FIG. 4 is a longitudinal sectional view of a second preferred embodiment of the invention describing a modified arrangement of the contact terminals 18 and 19. That is, those terminals are adjacently disclosed in the glass bead 16 at one end of the housing 11. When the shock sensor 10 is decelerated quickly while travelling in the direction of arrow A, or is subjected to a similar shock, then a force is exerted on the mercury in a direction of arrow A. That force coacts with gravity to protrude the mercury 22 from the mercury carrier 21. As the mercury 22 enters the front chamber 28, gas present therein is forced through the front gas permeable membrane 23, through the gas flow passage 25 between the can 15 and the insert 20, and through or around the rear gas permeable membrane 24 and into the rear chamber 29.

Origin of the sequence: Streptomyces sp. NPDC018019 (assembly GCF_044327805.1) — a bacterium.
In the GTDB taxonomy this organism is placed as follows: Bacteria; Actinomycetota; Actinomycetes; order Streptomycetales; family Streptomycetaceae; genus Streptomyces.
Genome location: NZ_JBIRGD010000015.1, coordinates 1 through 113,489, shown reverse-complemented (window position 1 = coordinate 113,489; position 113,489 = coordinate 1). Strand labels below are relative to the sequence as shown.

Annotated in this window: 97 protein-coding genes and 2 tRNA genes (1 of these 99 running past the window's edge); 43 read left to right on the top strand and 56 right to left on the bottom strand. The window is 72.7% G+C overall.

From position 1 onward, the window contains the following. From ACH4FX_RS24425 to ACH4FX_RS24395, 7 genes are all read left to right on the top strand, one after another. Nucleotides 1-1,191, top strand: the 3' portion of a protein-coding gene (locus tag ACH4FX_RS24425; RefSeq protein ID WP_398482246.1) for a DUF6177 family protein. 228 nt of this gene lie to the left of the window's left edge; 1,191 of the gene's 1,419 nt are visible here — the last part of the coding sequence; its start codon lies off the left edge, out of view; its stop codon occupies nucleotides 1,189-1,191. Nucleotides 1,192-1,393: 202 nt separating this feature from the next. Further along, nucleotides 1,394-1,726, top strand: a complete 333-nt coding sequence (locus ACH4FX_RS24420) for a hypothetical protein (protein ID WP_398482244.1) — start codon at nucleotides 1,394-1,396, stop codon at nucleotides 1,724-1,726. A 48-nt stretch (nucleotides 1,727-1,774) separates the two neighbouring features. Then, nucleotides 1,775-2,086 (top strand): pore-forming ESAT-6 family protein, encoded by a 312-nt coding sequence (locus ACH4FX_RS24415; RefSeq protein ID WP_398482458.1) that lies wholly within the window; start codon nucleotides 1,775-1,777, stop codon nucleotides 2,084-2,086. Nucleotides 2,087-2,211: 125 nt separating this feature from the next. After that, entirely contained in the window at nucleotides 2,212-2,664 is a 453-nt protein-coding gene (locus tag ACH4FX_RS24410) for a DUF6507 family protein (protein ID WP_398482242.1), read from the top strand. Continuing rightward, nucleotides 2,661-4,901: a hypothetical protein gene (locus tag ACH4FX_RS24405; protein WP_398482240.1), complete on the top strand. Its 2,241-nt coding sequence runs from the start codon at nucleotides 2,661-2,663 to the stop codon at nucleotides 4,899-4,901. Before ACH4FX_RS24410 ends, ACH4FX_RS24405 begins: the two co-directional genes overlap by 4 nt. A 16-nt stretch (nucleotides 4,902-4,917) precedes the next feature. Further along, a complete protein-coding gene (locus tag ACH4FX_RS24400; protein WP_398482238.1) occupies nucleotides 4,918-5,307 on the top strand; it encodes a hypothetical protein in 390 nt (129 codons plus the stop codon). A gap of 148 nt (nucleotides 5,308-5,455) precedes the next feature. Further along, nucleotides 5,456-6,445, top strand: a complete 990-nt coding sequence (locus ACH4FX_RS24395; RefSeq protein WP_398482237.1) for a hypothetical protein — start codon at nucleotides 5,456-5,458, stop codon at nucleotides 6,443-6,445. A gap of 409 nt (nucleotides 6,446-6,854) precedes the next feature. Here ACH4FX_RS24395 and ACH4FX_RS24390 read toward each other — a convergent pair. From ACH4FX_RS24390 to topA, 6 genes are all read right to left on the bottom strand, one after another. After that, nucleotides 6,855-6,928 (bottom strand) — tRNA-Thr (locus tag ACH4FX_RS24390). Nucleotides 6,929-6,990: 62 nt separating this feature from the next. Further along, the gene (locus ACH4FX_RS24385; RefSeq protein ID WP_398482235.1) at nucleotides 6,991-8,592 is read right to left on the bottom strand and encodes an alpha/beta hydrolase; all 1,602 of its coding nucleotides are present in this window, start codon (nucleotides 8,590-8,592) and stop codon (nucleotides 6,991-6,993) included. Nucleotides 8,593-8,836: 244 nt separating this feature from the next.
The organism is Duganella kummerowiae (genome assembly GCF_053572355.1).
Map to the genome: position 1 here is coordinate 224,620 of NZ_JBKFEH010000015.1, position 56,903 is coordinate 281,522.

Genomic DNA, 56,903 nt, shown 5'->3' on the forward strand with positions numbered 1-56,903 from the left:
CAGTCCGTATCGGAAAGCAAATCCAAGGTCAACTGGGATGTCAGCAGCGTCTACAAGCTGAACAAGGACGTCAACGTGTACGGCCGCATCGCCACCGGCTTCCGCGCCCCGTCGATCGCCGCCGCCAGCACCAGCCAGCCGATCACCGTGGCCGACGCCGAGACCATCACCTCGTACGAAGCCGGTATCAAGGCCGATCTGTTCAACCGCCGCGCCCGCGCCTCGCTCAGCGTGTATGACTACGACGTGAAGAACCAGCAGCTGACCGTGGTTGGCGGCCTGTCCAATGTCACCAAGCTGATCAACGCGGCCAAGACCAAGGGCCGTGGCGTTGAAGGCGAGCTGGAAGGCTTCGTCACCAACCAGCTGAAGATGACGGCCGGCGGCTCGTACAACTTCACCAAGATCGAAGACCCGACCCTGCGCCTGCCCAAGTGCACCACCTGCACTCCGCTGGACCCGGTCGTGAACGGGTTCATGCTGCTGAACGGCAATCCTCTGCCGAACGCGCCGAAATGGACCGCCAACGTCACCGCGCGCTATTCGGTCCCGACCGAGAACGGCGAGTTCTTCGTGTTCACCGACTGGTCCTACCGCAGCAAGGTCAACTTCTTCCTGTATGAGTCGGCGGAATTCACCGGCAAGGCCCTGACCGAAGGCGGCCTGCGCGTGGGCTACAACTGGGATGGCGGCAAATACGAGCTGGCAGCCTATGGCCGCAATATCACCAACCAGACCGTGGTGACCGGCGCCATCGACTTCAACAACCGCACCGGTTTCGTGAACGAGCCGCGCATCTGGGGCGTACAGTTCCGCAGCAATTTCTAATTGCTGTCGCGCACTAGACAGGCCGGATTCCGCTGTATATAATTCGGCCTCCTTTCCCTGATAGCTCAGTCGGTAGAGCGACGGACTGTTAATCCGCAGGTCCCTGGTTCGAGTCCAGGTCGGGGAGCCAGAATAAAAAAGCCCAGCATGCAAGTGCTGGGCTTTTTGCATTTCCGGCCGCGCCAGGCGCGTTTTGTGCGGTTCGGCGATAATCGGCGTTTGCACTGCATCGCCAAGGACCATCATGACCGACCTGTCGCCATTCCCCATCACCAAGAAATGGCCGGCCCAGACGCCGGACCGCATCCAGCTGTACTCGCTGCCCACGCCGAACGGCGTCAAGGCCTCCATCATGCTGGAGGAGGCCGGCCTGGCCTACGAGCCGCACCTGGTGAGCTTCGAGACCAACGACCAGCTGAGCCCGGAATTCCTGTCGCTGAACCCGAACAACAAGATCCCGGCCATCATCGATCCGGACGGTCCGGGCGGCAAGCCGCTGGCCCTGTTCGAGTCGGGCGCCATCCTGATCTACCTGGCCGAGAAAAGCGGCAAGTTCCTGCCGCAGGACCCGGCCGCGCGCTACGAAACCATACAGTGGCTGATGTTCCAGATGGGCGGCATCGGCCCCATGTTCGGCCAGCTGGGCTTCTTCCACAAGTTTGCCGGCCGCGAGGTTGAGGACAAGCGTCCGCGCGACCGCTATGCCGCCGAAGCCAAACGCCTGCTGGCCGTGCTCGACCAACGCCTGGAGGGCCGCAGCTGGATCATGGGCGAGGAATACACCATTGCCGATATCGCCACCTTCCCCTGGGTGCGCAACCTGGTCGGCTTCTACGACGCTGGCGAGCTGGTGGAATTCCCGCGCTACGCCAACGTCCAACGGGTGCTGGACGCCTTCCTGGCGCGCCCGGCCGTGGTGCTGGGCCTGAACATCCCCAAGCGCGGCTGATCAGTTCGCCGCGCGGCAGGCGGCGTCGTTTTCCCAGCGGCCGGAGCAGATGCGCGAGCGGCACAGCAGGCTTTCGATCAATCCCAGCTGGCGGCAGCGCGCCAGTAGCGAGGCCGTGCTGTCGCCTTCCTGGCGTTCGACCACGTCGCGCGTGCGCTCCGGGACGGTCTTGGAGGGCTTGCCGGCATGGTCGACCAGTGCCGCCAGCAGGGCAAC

If the deceleration or shock is greater than a predetermined value, the mercury 22 will make contact with both the first contact terminal 19 and the second contact terminal 18 after a delay produced by the selected distance S, thus completing a circuit from the first contact terminal 19, through the mercury 22 into the second contact terminal 18.
One advantage of the second embodiment is that the can 15 and the inserts 20, and 21 can be made of an electrically insulative material, because no electrically conductive connections need be made between the can 15 and the inserts. Since the housing 11 does not form any part of the circuit, the shock sensor of FIG. 4 does not carry with it the risk of electrically shorting itself, or any portion of an adjacent circuit in the event of the housing 11 conductive materials, i.e. molded plastic, is that one can vary the dimensions of the hold insert 20 readily at a nominal cost. Thus, the diameter d, and length L of the mercury carrier 21 and the distance S can be easily changed to accommodate the specific needs.